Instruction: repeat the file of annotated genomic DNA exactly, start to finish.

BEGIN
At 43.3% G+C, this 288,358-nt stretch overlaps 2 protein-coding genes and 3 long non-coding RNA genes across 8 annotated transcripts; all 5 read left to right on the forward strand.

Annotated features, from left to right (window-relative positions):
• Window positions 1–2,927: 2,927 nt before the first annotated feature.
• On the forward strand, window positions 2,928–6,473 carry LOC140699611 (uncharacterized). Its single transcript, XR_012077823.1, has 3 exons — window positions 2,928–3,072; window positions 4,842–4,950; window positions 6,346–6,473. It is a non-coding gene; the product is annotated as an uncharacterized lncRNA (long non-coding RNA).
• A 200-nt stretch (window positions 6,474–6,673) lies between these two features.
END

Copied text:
At 43.3% G+C, this 288,358-nt stretch overlaps 2 protein-coding genes and 3 long non-coding RNA genes across 8 annotated transcripts; all 5 read left to right on the forward strand.

Annotated features, from left to right (window-relative positions):
• Window positions 1–2,927: 2,927 nt before the first annotated feature.
• On the forward strand, window positions 2,928–6,473 carry LOC140699611 (uncharacterized). Its single transcript, XR_012077823.1, has 3 exons — window positions 2,928–3,072; window positions 4,842–4,950; window positions 6,346–6,473. It is a non-coding gene; the product is annotated as an uncharacterized lncRNA (long non-coding RNA).
• A 200-nt stretch (window positions 6,474–6,673) lies between these two features.